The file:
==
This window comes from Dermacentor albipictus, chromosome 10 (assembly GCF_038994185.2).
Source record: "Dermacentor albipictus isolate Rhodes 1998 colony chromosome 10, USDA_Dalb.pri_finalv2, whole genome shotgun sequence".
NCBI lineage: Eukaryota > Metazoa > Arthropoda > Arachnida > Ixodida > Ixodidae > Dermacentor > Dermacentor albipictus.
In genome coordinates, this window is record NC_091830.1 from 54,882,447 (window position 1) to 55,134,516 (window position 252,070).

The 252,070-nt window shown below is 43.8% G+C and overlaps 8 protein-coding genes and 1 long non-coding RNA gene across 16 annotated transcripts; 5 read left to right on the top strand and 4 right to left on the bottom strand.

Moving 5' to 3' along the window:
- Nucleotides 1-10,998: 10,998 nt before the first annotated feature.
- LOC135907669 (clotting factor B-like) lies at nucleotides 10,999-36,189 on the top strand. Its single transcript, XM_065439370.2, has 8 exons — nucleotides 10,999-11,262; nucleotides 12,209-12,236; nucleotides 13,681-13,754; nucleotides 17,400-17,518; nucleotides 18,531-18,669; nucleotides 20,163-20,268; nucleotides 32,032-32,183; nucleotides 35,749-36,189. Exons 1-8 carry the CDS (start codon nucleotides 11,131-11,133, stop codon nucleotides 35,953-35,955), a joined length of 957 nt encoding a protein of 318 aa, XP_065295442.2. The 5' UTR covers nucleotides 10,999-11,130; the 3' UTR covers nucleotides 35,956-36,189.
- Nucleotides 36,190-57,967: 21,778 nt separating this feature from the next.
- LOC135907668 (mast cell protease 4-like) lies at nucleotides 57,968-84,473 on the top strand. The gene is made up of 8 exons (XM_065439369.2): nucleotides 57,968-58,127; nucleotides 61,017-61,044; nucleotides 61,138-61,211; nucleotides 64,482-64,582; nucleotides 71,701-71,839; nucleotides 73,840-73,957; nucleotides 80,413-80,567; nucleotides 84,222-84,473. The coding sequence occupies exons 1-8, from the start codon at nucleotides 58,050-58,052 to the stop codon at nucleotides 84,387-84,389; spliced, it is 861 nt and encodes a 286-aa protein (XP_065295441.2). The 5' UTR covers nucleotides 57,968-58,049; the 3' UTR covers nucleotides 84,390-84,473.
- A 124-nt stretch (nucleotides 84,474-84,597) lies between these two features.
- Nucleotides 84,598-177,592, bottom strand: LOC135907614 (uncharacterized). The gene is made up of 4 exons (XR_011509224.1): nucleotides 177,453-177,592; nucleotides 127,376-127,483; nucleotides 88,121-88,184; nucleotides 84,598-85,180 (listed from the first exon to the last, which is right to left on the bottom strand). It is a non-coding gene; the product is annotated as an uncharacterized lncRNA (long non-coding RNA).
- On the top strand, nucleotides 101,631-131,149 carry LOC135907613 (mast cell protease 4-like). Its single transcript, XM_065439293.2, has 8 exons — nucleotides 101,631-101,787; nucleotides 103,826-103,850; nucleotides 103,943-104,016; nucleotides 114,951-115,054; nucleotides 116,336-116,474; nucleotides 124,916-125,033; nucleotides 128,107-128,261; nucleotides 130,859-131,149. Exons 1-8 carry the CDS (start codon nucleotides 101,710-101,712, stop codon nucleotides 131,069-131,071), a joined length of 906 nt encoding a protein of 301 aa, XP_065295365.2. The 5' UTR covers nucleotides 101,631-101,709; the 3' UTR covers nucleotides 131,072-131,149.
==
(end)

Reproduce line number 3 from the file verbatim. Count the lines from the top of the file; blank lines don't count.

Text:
NCBI lineage: Eukaryota > Metazoa > Arthropoda > Arachnida > Ixodida > Ixodidae > Dermacentor > Dermacentor albipictus.